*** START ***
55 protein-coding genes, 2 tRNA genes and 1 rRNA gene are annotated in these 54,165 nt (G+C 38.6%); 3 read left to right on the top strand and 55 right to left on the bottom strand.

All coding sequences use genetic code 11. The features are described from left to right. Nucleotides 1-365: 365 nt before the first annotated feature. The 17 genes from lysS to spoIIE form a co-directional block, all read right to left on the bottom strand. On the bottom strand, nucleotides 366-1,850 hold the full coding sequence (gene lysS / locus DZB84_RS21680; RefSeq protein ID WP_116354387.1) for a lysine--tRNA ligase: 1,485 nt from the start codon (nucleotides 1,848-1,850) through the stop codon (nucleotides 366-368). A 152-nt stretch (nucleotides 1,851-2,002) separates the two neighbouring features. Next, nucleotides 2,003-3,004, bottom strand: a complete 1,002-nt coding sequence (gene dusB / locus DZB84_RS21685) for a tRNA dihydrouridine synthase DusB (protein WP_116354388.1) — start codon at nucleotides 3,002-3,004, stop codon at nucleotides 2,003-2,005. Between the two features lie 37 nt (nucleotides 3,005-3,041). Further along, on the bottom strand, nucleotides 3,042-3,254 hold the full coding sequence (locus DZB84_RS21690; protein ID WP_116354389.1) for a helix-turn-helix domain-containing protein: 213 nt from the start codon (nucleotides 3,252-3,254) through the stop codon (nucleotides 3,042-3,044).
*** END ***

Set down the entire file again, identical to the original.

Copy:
55 protein-coding genes, 2 tRNA genes and 1 rRNA gene are annotated in these 54,165 nt (G+C 38.6%); 3 read left to right on the top strand and 55 right to left on the bottom strand.

All coding sequences use genetic code 11. The features are described from left to right. Nucleotides 1-365: 365 nt before the first annotated feature. The 17 genes from lysS to spoIIE form a co-directional block, all read right to left on the bottom strand. On the bottom strand, nucleotides 366-1,850 hold the full coding sequence (gene lysS / locus DZB84_RS21680; RefSeq protein ID WP_116354387.1) for a lysine--tRNA ligase: 1,485 nt from the start codon (nucleotides 1,848-1,850) through the stop codon (nucleotides 366-368). A 152-nt stretch (nucleotides 1,851-2,002) separates the two neighbouring features. Next, nucleotides 2,003-3,004, bottom strand: a complete 1,002-nt coding sequence (gene dusB / locus DZB84_RS21685) for a tRNA dihydrouridine synthase DusB (protein WP_116354388.1) — start codon at nucleotides 3,002-3,004, stop codon at nucleotides 2,003-2,005. Between the two features lie 37 nt (nucleotides 3,005-3,041). Further along, on the bottom strand, nucleotides 3,042-3,254 hold the full coding sequence (locus DZB84_RS21690; protein ID WP_116354389.1) for a helix-turn-helix domain-containing protein: 213 nt from the start codon (nucleotides 3,252-3,254) through the stop codon (nucleotides 3,042-3,044).